The ECB Report on a digital euro states explicitly that a digital euro would support the role of the European Union as a sovereign entity and foster the international role…
And in France, there is a high level of unemployment whereas it is low elsewhere. And elsewhere, there is no Labor Code, no unions, no judges, and everybody is satisfied with the freedom of work, as reported by IREF European contributors.
June’13 Newsletter: New Members Join The European Union, While Bail-Outs And Banking Regulation Are Questioned
Welcome to the clubs! Why should they join? The crisis is not over and doubts about the virtues of the EU and the euro abound. It may therefore seem surprising…
IREF has asked its scientific director, prof. Enrico Colombatto (Turin) to provide a periodic update on EU regulations. Policies adopted by Brussels in 2012 did not help to surmount the crisis: what will happen in 2013?
Important determinants of multinational firms’ choice of location include, besides resource cost and infrastructure, the taxation regime through its effects on international pricing and profits. This paper investigates the effects of tax rates on firms’ profits and financing decisions by analyzing a panel of several hundred thousand European firms for the years 1985 to 2010. Results indicate that taxation has a negative effect on overall firm profits but not on returns on shareholder funds.
In response to the financial crisis in the euro zone, the Lithuanian Free Market Institute (LFMI) has worked out and submitted to public institutions a plan which would help countries potentially exiting the euro zone to build stable and sound money. LFMI‘s proposal can be also used by the euro zone when attempting to strengthen the euro and to restore people‘s confidence in the single currency.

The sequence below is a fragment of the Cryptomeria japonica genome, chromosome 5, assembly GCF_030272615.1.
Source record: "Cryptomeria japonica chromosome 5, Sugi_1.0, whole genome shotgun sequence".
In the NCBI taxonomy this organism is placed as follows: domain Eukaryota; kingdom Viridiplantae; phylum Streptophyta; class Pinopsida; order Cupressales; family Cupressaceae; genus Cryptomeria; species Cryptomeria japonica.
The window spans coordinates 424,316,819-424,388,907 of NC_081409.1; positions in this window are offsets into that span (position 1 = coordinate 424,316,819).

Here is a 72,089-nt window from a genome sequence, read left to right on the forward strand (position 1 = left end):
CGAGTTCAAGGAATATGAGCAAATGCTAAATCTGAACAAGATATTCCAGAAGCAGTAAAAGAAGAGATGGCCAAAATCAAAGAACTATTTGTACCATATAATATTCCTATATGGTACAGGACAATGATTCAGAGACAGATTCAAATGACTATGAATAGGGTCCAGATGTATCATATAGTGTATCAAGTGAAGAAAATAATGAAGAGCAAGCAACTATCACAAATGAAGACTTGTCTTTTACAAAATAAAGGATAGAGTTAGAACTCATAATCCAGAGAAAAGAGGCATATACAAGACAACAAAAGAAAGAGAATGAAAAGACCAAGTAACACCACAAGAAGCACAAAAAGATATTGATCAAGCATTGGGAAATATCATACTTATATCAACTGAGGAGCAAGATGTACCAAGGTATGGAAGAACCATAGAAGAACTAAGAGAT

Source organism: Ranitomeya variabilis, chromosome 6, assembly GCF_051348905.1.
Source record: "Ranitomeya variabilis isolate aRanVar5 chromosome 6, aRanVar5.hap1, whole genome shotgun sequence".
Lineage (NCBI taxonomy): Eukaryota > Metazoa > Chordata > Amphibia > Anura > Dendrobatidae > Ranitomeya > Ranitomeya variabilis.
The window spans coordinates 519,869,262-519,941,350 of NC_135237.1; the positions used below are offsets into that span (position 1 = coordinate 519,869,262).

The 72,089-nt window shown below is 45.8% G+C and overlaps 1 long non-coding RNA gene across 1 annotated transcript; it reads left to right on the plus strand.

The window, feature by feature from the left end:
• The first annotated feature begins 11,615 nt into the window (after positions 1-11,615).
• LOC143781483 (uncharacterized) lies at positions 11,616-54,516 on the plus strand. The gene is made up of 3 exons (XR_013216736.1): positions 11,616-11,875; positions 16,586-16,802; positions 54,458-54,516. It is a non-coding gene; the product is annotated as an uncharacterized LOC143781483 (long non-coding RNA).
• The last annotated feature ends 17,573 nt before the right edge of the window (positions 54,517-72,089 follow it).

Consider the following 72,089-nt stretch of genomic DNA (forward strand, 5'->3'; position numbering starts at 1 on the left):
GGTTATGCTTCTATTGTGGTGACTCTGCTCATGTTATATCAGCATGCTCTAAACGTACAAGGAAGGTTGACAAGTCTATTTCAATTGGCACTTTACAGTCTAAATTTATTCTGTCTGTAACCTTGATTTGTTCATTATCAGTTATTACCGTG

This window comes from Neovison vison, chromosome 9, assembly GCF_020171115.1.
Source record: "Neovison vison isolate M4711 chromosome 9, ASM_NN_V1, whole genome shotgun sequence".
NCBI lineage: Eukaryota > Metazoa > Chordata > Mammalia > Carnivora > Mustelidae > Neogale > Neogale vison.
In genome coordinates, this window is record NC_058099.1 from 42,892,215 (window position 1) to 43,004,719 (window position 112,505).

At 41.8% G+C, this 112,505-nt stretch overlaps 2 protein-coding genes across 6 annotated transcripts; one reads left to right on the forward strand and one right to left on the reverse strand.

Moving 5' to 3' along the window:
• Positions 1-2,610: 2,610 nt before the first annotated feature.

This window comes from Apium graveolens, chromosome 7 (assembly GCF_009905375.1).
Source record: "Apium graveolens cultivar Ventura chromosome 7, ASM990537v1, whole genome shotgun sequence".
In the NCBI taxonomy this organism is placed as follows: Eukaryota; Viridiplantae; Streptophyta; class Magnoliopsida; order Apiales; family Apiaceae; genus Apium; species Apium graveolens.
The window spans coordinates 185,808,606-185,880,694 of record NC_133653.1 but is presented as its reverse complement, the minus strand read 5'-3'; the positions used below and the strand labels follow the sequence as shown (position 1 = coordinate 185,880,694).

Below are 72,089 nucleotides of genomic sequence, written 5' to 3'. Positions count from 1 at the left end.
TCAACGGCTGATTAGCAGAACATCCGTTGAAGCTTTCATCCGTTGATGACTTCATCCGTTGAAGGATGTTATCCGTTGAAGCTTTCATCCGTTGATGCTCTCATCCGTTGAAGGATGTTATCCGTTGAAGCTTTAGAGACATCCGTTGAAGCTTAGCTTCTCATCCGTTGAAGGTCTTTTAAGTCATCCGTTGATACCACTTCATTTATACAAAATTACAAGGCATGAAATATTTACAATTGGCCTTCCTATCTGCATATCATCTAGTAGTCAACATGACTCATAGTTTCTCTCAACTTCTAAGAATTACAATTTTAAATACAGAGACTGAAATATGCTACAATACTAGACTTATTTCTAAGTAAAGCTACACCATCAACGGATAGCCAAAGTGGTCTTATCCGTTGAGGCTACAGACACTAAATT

WP 2012-03. Executive Summary Update Jul’14: The paper has been published by Palgrave Macmillan and is available on Amazon. The European crisis is not behind us and easy solutions do…
If adopted as a new own resource of the EU budget the financial transaction tax (FTT) will significantly reduce the contributions of member states to the EU budget, according to estimates presented yesterday by the European Commission. Member States’ contributions would be slashed by €54bn in 2020.The Commission proposes that two thirds of the revenues of the FTT go to the EU budget, reducing by the same amounts Member States’ contributions based on their GNI, with the remaining one third being retained by Member States.
In March 2010, when the Greek debt crisis was heating up, then-ECB president Jean Claude Trichet declared to the EU parliament that the “monetary Union in Europe is far more than a monetary arrangement. It is a union of shared destiny”. Less than two months later the ECB reversed its refusal to monetize debt and openly started buying government bonds in violation of its own charta. Germany also gave up its reservations about bailing out other countries. A first aid deal for Greece was signed and, because that didn’t help for long, a Euro rescue package to the tune of € 750 billion was put in place.